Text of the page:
Hallux Rigidus is a condition in when the motion at the big toe or hallux joint of the foot is rigid and is usually connected with osteoarthritis. The big toe joint of the feet are actually quite an important joint in the body as it needs to flex so the leg can progress over the feet when walking. If something hinders the motion at that joint, then forward movement is going to be a lot harder and strain could be added to other joints that have to bend more as that joint just isn't bending properly. This could result in pain in the great toe or hallux joint as well as other joints. In addition, it will cause an excessive wear pattern on the shoes. The most important cause of hallux rigidus is commonly a previous injury to the joint. After a while this sets up a process of abnormal use that leads to further damage and osteoarthritis to the joint. Subsequently the limited motion of the joint is even further restricted and the joint becomes rigid with no motion possible.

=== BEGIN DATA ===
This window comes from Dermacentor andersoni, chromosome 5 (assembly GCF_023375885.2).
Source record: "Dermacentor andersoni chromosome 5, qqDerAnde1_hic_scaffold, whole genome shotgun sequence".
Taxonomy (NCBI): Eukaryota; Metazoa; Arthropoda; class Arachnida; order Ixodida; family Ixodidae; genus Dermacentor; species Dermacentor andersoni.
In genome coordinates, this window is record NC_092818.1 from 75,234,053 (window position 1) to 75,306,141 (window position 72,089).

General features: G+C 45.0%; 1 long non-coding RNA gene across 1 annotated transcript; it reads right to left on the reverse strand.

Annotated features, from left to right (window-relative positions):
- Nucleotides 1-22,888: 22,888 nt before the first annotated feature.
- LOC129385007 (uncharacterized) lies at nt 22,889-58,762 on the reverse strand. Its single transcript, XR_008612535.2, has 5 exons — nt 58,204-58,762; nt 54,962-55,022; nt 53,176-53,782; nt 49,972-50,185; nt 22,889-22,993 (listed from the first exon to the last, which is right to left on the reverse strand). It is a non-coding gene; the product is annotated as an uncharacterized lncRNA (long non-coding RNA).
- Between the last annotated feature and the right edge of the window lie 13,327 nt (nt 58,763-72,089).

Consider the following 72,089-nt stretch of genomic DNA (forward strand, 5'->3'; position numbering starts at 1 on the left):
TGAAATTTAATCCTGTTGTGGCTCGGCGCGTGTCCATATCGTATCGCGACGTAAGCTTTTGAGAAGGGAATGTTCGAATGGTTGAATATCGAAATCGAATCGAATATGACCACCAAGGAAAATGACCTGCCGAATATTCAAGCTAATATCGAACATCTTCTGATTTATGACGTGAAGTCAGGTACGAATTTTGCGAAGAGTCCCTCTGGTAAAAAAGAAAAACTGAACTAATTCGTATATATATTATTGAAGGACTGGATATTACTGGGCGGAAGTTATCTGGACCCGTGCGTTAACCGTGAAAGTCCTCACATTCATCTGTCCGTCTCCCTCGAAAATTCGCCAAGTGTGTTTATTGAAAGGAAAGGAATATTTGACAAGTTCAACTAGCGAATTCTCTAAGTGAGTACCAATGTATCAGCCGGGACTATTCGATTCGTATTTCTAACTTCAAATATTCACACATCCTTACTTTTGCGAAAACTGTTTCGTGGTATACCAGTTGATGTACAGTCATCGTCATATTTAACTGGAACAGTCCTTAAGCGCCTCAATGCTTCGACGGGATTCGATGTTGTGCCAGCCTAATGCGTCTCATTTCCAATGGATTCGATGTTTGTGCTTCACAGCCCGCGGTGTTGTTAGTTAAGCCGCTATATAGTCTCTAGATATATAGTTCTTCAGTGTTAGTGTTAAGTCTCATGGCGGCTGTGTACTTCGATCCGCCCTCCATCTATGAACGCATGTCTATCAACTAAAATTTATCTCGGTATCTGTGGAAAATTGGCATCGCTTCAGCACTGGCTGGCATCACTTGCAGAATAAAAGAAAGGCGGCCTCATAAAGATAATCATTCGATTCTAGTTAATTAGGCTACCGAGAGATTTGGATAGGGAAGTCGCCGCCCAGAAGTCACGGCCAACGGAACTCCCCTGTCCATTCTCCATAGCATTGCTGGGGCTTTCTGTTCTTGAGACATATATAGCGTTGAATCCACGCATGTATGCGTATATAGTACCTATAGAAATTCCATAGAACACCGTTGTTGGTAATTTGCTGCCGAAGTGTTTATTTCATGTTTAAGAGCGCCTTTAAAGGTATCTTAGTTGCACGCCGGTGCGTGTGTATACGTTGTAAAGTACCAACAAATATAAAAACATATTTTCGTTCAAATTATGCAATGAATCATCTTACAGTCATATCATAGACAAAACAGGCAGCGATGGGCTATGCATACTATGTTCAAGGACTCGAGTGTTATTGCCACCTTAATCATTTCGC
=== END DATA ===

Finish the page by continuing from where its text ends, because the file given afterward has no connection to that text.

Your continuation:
The simplest way to manage Hallux Rigidus is appropriate therapy for the original trauma with excellent rehabilitation and the use of exercises in order to avoid or slow down the developments of the osteoarthritis. When the joint is painful, then medications and injection therapy into the joint can be used for the pain. The use of a firmer sole footwear is often helpful as this decreases the demand on the joint to bend. Some footwear can also have a rocker added to them, so that you will pivot over the rocker and don't need to use the joint as much. If these conservative measures are not helpful, then the alternative is surgical. There are various options here. The easiest, if indicated, is to simply cut off some bone of the top of the joint to allow to move more. If that's not feasible, then the joint can be surgically fused to prevent it flexing. This kind of fusion addresses the pain from the osteoarthritis since the joint is unable to flex.